I’ve written a paper on communist anti-imperialism for a conference in Paris on ‘The People and Decolonization’. It develops some points I first made in my book on the British Left and India, using newly available research material from a number of archives, including those of the Communist International (the Comintern), the Communist Party of Great Britain, and the security services.
I argue against the idea that metropolitan anti-imperialism was doomed to failure because of the compromising economic interests of British workers, or their apathy and ignorance concerning ‘the colonies’. Both competing economic interests and ignorance were indeterminate: they could support anti-imperialism as well as work against it. There was therefore significant room left for the conceptualisation and organisation of anti-imperialism by political ‘entrepreneurs’. The records of the Communists are exceptionally good in describing these conceptual and organisational efforts, and provide the basis for a close analysis of the successes and failures.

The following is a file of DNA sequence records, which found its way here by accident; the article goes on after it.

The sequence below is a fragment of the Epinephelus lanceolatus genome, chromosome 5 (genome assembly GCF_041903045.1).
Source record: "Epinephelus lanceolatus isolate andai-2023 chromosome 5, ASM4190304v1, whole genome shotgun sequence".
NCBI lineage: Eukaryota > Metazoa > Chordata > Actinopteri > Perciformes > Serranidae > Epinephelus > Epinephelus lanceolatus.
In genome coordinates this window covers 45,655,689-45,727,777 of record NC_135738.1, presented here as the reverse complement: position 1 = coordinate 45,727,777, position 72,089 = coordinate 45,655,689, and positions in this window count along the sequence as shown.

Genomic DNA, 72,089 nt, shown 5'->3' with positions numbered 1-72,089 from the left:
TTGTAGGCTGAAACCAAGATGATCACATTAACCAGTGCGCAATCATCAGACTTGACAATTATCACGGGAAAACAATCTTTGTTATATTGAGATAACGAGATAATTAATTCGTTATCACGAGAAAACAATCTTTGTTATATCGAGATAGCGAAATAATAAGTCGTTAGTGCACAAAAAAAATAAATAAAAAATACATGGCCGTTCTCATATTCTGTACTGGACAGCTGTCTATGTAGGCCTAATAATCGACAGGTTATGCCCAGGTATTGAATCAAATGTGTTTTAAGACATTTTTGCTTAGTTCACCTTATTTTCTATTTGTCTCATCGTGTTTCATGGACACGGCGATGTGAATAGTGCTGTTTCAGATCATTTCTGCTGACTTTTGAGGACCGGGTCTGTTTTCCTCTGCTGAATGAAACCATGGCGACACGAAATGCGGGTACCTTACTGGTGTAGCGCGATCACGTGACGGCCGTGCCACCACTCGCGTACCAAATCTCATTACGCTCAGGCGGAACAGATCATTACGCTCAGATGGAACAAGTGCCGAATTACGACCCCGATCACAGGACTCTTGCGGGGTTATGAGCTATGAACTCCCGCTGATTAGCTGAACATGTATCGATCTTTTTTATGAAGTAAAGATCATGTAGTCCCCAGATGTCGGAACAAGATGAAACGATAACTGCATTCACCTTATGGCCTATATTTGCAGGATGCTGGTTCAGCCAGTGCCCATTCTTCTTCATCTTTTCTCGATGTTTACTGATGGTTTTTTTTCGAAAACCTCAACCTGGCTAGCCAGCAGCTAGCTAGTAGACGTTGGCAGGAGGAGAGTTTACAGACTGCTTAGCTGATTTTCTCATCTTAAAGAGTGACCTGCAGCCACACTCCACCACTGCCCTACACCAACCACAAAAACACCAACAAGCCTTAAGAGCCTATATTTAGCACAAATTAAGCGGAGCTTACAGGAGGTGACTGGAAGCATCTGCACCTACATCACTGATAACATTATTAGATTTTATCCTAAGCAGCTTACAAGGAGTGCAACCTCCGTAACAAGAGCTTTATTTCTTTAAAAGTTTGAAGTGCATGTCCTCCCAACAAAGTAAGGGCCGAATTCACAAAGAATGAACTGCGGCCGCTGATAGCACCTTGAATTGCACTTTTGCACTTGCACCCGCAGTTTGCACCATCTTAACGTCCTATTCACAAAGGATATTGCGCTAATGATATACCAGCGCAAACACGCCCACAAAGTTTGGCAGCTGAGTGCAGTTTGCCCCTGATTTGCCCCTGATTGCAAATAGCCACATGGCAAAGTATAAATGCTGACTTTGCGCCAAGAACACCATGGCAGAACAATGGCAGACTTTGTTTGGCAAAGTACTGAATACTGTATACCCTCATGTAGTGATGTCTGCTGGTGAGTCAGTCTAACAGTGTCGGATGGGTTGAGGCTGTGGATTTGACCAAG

IMAGE CREDIT: GWEN RAVERAT, THE BOLSHEVISTS (DETAIL) (WOODCUT, 1922).